Over this past weekend, on opposite coasts of the U.S., two major publications addressed the issue of blogs and their impact this year on the quadrennial election process. The New York Times Magazine ran an article on the impact of political blogs that was written (mostly) before the Killian memo fiasco. The LA Times featured a piece written by my mentor, Billmon, of Whiskey Bar.
Billmon posits that the leading blogs on the left have 'sold out' in their quest for advertising dollars to sustain viability. He also (in a backhanded way) questions the motivation of a few select bloggers who have moved into writing their blogs for 'mainstream publications' (eg. Kevin Drum, Matt Yglesias) and believes that moving into the mainstream dulls the edge of the knife, so to speak.
I don't know that I completely agree on either point. But in a larger sense, I agree that the independent nature of blogs such as ASZ is what makes them a valuable resource - kind of gatekeeping (or one stop shopping) for both opinion and links to what are sometimes non-mainstream sources. The whole 'indy' concept is to make participants think outside the box. Billmon's line of thinking is that if, as a blogger, you're beholden to some corporate or advertiser interests, then you lose the independence and ability to put forth bleeding edge views.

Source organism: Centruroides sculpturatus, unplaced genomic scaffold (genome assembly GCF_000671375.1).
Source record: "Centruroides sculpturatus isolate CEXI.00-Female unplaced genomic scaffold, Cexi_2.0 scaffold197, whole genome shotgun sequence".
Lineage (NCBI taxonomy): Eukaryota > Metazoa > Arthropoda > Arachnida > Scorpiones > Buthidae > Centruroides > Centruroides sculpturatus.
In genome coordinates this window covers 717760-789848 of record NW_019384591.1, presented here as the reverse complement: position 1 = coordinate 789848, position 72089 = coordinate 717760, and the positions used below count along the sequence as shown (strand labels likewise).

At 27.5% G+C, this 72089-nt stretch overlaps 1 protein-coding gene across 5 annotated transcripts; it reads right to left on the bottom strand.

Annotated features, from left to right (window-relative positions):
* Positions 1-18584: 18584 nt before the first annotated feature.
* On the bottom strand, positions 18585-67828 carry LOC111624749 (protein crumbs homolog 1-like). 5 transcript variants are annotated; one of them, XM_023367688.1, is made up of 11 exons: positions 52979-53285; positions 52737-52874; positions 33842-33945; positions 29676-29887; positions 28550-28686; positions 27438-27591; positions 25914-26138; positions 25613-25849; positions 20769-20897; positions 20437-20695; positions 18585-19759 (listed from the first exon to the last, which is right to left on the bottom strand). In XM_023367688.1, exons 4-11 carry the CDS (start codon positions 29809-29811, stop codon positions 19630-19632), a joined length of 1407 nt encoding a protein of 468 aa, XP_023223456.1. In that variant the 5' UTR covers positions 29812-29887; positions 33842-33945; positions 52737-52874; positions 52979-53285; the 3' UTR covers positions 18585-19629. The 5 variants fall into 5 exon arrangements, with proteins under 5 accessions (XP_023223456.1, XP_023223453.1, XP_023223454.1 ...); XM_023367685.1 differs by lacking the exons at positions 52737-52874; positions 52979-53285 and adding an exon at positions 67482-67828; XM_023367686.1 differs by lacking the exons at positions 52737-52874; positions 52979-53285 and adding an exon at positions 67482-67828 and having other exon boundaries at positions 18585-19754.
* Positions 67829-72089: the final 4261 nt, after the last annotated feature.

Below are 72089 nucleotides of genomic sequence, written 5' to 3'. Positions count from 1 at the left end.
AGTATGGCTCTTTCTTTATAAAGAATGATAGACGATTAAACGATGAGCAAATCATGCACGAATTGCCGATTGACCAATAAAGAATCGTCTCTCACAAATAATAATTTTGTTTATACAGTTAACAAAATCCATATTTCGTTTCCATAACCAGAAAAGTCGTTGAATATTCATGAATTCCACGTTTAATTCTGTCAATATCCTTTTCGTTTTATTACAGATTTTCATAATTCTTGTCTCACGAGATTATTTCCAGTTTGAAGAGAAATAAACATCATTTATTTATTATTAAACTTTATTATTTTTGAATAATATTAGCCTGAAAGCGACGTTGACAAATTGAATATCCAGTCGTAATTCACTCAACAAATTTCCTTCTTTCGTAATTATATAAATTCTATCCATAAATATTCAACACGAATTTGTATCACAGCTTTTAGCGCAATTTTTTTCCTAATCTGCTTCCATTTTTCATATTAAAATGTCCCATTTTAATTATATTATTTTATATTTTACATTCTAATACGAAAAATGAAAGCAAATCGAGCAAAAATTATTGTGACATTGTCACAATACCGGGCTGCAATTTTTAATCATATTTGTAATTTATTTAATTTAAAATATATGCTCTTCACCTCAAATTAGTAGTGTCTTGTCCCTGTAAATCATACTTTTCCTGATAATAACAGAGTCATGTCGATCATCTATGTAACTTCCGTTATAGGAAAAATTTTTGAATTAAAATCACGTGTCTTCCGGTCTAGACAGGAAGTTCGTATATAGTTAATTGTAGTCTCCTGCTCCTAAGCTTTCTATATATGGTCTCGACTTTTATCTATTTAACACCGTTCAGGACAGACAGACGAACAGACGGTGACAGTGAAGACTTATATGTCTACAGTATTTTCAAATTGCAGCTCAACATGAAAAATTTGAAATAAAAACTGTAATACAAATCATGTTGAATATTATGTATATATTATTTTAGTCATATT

Maybe. I'll let Atrios, Kos, and Steve Gilliard argue that point. But I think Billmon misses the bigger picture. The reason why blogs such as Kos and Eschaton are able to thrive is ad revenue that their respective owners are seeing. This certainly allows (if not motivates) both Kos and Atrios to devote a large part of their day in maintaining their blogs, 24 X 7 X 365. What's the alternative? Certainly, I don't expect the Sierra Club or the Brookings Institute to be offering either Kos or Atrios fellowships to continue their important work.
Whiskey Bar thrived because of Billmon's unique perspective and ability to "long form blog" - in other words, create his own content rather than relying on the relay method of blogging. Whiskey Bar was kind of the template for ASZ, but what we've done here is kind of merge the concepts behind Whiskey Bar and a place like Eschaton. Some long form blogging, interspersed with links to other places. That's the space that most successful blogs seem to occupy.
Billmon long resisted the urge to take Whiskey Bar "commercial". I'm sure he had many offers and opportunities to do so. At ASZ, we really didn't have such aspirations when we started this loose confederation of like-minded progressives, and no one (to the best of my knowledge, anyway) has offered either myself, Doc, or Kate a 6 figure fellowship to continue our bloviating here. That's why it's kind of sporadic. Again, a labor of love, an outlet for our individual outrages and a desire to contribute something meaningful to the overall discourse is what drives the contributors at ASZ.
Will we be here after the election? I know I will be. But one thing I certainly anticipate - ASZ will change and evolve in response to the issues in which we deal. I hope Billmon will again join the fray, and that his somewhat negative view of both the left and right "sellouts" is tempered a bit after silly season passes.